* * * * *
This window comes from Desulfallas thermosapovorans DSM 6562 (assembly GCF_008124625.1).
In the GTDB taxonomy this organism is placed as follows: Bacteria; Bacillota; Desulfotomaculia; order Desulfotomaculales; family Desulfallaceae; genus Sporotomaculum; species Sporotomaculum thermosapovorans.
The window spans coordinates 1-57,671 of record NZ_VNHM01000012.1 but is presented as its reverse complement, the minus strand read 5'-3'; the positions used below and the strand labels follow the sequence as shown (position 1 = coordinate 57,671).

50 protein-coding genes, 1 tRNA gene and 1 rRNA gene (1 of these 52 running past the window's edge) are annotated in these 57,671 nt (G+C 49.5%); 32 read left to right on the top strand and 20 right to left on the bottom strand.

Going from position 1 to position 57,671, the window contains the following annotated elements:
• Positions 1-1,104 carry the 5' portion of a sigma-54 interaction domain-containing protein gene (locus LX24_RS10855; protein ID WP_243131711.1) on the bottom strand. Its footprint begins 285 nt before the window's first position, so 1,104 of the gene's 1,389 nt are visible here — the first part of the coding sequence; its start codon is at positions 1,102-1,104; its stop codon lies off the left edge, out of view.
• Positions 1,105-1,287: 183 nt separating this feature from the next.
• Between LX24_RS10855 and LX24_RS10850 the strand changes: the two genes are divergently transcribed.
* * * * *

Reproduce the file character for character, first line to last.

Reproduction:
This window comes from Desulfallas thermosapovorans DSM 6562 (assembly GCF_008124625.1).
In the GTDB taxonomy this organism is placed as follows: Bacteria; Bacillota; Desulfotomaculia; order Desulfotomaculales; family Desulfallaceae; genus Sporotomaculum; species Sporotomaculum thermosapovorans.
The window spans coordinates 1-57,671 of record NZ_VNHM01000012.1 but is presented as its reverse complement, the minus strand read 5'-3'; the positions used below and the strand labels follow the sequence as shown (position 1 = coordinate 57,671).

50 protein-coding genes, 1 tRNA gene and 1 rRNA gene (1 of these 52 running past the window's edge) are annotated in these 57,671 nt (G+C 49.5%); 32 read left to right on the top strand and 20 right to left on the bottom strand.

Going from position 1 to position 57,671, the window contains the following annotated elements:
• Positions 1-1,104 carry the 5' portion of a sigma-54 interaction domain-containing protein gene (locus LX24_RS10855; protein ID WP_243131711.1) on the bottom strand. Its footprint begins 285 nt before the window's first position, so 1,104 of the gene's 1,389 nt are visible here — the first part of the coding sequence; its start codon is at positions 1,102-1,104; its stop codon lies off the left edge, out of view.
• Positions 1,105-1,287: 183 nt separating this feature from the next.
• Between LX24_RS10855 and LX24_RS10850 the strand changes: the two genes are divergently transcribed.